Both ASK and OOK modulation are ways to encode information and assemble them into radio signals to transmit, for example, wirelessly.
Information to transmit are all numbers, and here ASK or OOK come to code numbers in radio waves, ASK stands for Amplitude Shift Key - which basically means different number has different wave amplitude, for example, number 2 will be a segment of double-unit-amplitude wave or DW, 1 will be a segment of single-unit-amplitude wave or SW, and 0 will be a segment of zero-amplitude wave or ZW, and during continuous transmitting, the number series 210210210… can be coverted to DW SW ZW DW SW ZW DW SW ZW… so three numbers – 012 have been converted to wave form by ASK transformation at transmitter side, then picked up by receiver which recognize the wave form signal and restore them into numbers and information.
ASK however has some problem, as you can see noise interference is everywhere around us, so maybe receiver can’t correctly pick up the amplitude of given signal, causing it more likely to be interfered in application, which means shorter remote distance. So here comes OOK which is better at distinguishing transmitted code.
OOK is basically the same as ASK, the only difference is OOK only has two wave status, on – when there is wave and off – when signal cut off, that’s why the name is OOK – On-Off Key. OOK encoder has greatly simplified encoding difficulty and cost, although OOK is less likely to carry high bit-rate data due to only two status available, but it is enough to be used in garage and gate remote control and other remote keyfobs signal transmission.
Original photo is taken on Aug 1st 2013 showing a OOK transmitter SR-C1 working status visualized using spectrum analyzer. Range selection knob has been chosen to 100KHz range, while the center frequency is 433.92MHz. Updated on May 11st 2016 using better graphics showing ASK and OOK comparision.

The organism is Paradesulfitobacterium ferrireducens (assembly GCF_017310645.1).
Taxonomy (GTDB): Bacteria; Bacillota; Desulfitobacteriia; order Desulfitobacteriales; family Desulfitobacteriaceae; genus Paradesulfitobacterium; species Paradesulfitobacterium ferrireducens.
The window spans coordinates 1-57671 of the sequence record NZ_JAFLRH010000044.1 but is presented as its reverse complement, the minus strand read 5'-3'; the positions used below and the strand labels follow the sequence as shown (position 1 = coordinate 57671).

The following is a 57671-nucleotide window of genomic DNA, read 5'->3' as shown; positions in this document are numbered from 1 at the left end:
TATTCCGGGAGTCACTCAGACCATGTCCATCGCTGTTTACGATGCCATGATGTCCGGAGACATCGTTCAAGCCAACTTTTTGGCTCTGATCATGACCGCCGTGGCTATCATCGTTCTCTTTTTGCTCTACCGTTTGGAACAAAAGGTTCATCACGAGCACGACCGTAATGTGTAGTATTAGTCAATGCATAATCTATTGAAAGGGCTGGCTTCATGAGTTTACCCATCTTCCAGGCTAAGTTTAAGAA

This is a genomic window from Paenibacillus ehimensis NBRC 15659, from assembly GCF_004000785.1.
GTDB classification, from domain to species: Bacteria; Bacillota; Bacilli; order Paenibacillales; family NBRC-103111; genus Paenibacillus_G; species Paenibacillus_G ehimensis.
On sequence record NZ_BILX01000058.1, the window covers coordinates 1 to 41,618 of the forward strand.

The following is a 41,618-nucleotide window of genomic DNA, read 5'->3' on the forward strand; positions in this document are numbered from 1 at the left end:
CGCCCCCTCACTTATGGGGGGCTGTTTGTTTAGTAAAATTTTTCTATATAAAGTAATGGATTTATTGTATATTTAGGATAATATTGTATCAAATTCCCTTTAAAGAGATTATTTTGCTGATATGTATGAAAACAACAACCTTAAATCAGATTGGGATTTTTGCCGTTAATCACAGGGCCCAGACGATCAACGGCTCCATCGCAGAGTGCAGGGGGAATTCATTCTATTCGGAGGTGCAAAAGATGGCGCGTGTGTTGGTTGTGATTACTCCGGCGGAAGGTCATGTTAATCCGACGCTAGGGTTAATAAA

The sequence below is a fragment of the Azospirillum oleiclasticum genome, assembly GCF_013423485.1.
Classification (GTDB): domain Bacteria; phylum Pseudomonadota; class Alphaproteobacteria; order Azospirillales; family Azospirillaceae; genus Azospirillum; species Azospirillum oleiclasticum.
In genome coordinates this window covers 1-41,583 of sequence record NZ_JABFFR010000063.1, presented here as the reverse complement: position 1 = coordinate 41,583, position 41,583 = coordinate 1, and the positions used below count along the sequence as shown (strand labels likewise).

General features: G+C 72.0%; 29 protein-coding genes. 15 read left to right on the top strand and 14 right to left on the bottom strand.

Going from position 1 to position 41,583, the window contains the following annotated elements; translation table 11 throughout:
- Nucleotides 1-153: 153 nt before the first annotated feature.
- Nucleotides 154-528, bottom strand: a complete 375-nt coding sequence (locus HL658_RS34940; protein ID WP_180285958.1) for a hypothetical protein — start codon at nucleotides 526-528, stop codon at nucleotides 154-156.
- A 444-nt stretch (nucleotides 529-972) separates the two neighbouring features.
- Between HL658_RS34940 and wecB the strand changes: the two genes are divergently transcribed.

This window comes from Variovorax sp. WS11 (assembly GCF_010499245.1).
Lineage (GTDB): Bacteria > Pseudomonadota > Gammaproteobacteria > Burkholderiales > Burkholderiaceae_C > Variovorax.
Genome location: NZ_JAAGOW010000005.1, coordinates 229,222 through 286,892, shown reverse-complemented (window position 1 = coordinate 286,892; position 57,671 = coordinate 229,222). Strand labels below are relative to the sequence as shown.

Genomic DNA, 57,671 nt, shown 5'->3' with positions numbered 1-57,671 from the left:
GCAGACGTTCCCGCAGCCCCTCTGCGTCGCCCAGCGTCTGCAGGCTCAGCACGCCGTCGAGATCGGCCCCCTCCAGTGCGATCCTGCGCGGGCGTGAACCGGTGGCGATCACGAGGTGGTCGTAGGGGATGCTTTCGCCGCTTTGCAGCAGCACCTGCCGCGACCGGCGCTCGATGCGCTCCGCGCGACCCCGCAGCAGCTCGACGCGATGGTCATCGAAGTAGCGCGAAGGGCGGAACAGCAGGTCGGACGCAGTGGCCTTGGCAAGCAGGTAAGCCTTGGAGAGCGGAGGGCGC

As you can see from above photo, the carrying wave has been divided into several pieces, some are longer while the other are shorter, this is pretty much the compositon of carrying wave – which should be a smooth and continuous curve if there is no signal carried, and the OOK encoder, which turns on the transmitting for data one and cut off the transmitter for data zero.
Basically the data 01 stream equals to the gap and line in wave curve when using OOK modulation, data 0 will form a gap in curve while data 1 maintains the original transmitting wave curve.
So the data can be depicted as – starting from the left side – 1101000111101000101110101001001 or something like this, please note this is only for demostration and is not necessarily true due to the fast changing of data.
And also you can see the transmitting strength is peak when at the frequency point, and reduce when frequency deviates from setting center, this is normally can seen, the best transmitter in theory should have a very high curve, minimizing the interfere cast upon other near frequency range.
The transmitting – data 1 wave segment also blocked the noise wave below, forming a gap in noise, which means signal strength has by-passed environment noise. This shows a law that at particular frequency point, only the strongest wave exists at a time, for particular radio receiver.
OOK transmitter has been today’s most commonly used ones in garage and gate control as well as other low-bitrate wireless transmission field, due to its low cost and on-par performance as FSK, in fact many providers and factories have converted their products to OOK for this reason, for example, Merlin has converted its M832 FSK to 945 OOK.